We are at the end of the winter, and soon it will be time to start harvesting winter grass forages for silage. Recently, I have been asked whether grass and legume mixtures ensile well, and following are some comments and data that address this issue.
Silage pH: Data from our laboratory have shown that silage pH is greater when winter annual grasses are grown in mixtures with legumes. In this case, silage of winter annual grasses grown in monoculture had a pH equal to 4.14, silage of winter annual grasses grown in mixture with crimson clover had a pH equal to 4.19, and silage of winter annual grasses grown in mixture with hairy vetch had a pH equal to 4.42. These pH differences can be attributed to at least two things: a lower sugar concentration and greater buffering capacity.
Sugar concentration: In our study, winter annual grasses grown in mixtures with legumes contained less sugars than winter annual grasses grown in monoculture. Specifically, silage of winter annual grasses grown in monoculture had 14.3% sugars, silage of winter annual grasses grown in mixture with crimson clover had 13.2% sugars, and silage of winter annual grasses grown in mixture with hairy vetch had 10.5% sugars. Similar observations have been reported in other studies from the U.K.
Buffering capacity: Legumes have a greater buffering capacity than grasses. By definition, buffering capacity is the ability of the forage to avoid a decrease of pH when adding acid. This means that when the buffering capacity is greater, as it is for legumes, the silage pH will likely be greater. Therefore, the greater pH observed for winter annual grasses grown in mixture with legumes can likely be attributed to the greater buffer capacity of the legumes.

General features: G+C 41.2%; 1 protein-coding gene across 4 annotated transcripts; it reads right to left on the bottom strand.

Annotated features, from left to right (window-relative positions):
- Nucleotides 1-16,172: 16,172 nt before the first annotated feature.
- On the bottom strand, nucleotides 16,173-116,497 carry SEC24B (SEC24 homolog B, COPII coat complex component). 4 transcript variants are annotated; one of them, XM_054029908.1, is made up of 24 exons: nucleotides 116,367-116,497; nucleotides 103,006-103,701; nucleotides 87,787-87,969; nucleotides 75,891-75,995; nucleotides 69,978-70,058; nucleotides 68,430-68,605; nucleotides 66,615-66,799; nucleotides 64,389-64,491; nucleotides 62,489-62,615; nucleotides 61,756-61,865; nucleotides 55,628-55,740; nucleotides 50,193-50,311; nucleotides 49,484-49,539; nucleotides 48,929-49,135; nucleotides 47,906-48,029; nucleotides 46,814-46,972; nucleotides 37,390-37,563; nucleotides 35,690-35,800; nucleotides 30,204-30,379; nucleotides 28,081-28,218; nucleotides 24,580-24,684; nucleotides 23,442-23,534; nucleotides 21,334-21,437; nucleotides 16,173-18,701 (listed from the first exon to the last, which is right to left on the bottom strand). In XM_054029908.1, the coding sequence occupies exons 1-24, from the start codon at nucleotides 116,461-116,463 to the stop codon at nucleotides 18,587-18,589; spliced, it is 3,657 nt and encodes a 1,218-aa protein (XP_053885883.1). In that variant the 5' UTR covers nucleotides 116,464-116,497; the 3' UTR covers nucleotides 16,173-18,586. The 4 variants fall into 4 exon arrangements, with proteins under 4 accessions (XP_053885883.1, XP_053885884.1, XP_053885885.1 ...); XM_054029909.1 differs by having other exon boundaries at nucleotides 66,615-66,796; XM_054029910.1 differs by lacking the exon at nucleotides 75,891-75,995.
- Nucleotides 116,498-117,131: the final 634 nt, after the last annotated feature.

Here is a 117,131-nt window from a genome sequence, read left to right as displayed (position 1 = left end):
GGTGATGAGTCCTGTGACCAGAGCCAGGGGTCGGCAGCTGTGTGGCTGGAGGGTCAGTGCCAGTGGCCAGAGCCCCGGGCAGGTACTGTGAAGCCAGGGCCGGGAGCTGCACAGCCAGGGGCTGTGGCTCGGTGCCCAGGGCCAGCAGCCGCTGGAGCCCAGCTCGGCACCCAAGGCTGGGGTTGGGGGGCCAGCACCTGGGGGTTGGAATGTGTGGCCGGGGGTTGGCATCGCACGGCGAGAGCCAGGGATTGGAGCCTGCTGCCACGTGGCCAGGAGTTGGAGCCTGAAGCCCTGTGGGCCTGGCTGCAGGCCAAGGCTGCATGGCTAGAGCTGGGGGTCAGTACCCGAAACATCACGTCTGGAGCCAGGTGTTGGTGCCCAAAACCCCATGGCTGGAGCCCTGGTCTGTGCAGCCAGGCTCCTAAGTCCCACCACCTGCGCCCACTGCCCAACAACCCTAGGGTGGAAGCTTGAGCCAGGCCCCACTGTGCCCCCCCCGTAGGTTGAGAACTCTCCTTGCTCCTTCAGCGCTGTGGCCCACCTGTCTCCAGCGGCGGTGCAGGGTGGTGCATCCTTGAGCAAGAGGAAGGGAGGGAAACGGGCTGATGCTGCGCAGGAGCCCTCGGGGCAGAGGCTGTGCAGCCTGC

Clostridial fermentation: Clostridia are the third principal anaerobic bacteria involved in the fermentation of forages. These bacteria thrive in wet (greater than 70% moisture) silage and baleage. In addition, clostridial fermentation is more likely to happen with legumes and less likely to occur in corn or sorghum. The downside of clostridial fermentation is that fermentation losses are substantial, and the palatability of the forage is negatively affected. Therefore, significant efforts to avoid clostridial fermentations should be taken when harvesting winter annual grasses in mixtures with legumes.
Strategies to minimize losses
Silage losses can occur while cutting, wilting, ensiling, and feeding forages. Because of the lower concentration of sugars and the greater buffering capacity of legumes, good ensiling practices are paramount to minimize losses. One recommendation is to reduce silage seepage with a fast wilting to cut back forage moisture and allow for proper ensiling. This fast wilting can be accomplished by widening the post-cutting swath. Another recommendation can be to spray silage inoculants on the forage to “manipulate” the fermentation and reduce losses during the fermentation and the feeding stages.